A flaw was found in dnsmasq before 2.83. A buffer overflow vulnerability was discovered in the way dnsmasq extract names from DNS packets before validating them with DNSSEC data. An attacker on the network, who can create valid DNS replies, could use this flaw to cause an overflow with arbitrary data in a heap-allocated memory, possibly executing code on the machine. The flaw is in the rfc1035.c:extract_name() function, which writes data to the memory pointed by name assuming MAXDNAME*2 bytes are available in the buffer. However, in some code execution paths, it is possible extract_name() gets passed an offset from the base buffer, thus reducing, in practice, the number of available bytes that can be written in the buffer. The highest threat from this vulnerability is to data confidentiality and integrity as well as system availability.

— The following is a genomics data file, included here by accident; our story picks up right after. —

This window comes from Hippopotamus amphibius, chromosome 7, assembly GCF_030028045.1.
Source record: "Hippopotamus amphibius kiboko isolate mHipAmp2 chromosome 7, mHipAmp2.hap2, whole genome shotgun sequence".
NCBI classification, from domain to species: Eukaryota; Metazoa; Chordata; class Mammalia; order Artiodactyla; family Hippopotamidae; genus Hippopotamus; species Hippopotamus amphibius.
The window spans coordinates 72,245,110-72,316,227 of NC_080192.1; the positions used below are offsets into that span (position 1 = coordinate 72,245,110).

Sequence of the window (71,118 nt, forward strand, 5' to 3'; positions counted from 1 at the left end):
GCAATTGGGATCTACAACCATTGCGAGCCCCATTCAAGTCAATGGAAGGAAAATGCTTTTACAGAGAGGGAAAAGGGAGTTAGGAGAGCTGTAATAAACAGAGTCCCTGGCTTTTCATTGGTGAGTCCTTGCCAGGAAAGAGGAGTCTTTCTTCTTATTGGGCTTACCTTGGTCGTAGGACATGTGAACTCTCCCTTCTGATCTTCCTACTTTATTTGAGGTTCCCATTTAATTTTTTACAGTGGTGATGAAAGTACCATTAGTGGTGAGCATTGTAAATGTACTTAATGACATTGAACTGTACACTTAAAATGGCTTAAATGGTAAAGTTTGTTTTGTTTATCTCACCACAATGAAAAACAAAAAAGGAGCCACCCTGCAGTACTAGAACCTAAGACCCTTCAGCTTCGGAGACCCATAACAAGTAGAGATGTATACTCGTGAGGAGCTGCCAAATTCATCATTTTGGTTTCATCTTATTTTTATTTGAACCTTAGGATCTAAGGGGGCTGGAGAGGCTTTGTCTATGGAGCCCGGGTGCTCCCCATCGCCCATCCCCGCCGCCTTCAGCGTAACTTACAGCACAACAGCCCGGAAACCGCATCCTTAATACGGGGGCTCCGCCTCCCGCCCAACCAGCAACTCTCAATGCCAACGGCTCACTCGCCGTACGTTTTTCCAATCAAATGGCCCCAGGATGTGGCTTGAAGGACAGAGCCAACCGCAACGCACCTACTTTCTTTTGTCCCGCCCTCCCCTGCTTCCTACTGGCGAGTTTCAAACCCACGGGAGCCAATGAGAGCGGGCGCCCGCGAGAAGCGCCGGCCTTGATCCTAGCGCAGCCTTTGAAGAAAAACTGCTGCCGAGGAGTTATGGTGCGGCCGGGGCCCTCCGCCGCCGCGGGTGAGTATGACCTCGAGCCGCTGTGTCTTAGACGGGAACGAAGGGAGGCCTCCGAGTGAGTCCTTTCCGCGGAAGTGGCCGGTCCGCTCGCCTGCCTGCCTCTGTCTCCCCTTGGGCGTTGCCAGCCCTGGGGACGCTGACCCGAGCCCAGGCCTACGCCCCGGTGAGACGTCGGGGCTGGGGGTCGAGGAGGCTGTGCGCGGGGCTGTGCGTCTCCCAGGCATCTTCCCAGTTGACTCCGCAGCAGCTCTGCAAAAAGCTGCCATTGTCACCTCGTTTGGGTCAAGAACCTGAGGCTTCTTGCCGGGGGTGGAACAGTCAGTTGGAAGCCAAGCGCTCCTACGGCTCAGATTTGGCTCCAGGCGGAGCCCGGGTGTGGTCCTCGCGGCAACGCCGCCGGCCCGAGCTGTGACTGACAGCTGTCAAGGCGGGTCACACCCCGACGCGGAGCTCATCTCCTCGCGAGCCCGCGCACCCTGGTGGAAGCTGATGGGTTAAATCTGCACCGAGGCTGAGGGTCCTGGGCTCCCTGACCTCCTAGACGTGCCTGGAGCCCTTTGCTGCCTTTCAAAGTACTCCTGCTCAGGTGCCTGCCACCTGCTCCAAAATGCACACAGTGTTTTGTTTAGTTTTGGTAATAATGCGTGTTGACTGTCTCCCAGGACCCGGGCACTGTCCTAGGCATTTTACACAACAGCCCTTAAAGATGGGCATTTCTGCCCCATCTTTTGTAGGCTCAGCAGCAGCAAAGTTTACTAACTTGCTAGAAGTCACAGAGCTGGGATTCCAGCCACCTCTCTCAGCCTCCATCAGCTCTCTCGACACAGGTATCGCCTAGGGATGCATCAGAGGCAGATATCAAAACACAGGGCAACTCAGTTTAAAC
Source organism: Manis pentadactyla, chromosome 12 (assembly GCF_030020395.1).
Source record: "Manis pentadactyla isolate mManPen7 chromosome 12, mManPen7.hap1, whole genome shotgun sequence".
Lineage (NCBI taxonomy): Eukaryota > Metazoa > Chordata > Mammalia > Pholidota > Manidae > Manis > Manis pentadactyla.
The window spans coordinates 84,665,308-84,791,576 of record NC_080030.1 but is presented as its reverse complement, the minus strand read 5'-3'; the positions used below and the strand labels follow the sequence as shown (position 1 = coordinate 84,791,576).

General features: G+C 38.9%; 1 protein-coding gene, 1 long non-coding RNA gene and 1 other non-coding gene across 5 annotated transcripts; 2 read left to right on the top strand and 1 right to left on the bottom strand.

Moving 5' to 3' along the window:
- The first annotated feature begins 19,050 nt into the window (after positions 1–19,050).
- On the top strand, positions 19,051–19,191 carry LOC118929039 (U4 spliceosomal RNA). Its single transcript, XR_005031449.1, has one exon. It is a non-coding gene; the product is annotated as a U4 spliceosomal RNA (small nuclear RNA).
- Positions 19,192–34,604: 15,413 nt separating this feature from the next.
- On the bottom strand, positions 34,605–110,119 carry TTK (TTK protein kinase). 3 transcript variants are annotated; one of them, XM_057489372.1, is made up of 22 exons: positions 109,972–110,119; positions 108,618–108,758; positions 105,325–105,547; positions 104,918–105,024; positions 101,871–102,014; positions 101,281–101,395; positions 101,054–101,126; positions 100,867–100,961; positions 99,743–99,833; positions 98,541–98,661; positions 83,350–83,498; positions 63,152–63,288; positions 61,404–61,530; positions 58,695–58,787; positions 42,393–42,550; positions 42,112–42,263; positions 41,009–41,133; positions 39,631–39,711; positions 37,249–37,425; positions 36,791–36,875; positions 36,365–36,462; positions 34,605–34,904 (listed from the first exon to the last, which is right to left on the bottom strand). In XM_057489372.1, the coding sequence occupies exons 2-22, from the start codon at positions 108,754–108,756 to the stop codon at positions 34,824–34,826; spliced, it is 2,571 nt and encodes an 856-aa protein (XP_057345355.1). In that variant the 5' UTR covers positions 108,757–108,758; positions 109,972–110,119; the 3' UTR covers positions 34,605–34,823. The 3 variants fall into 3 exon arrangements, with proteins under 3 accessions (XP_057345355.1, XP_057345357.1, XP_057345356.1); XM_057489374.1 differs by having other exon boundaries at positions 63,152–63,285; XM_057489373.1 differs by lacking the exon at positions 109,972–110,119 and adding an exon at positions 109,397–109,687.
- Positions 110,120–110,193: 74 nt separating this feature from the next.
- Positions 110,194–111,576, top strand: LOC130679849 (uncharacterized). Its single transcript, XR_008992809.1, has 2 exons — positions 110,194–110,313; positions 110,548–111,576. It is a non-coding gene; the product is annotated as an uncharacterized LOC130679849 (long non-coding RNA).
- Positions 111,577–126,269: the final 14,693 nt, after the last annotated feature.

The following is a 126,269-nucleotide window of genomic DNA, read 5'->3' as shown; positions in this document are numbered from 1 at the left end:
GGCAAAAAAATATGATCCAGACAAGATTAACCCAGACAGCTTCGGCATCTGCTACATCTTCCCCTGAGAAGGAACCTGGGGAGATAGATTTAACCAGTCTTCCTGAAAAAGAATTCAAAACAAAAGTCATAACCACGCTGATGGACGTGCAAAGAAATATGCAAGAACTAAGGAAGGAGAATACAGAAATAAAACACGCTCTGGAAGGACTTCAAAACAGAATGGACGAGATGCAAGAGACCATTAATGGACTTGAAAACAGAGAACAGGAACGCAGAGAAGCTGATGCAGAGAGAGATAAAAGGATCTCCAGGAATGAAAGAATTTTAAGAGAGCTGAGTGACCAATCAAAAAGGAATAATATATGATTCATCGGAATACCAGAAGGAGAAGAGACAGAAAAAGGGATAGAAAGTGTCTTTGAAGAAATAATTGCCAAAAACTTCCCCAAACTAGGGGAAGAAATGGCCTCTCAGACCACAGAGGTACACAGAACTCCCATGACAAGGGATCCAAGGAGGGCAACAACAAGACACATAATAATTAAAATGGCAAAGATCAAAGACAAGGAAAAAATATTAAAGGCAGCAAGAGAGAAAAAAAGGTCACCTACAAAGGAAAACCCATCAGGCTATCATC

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– Scott Cheney, Manager of Information Security, Sierra View Medical Center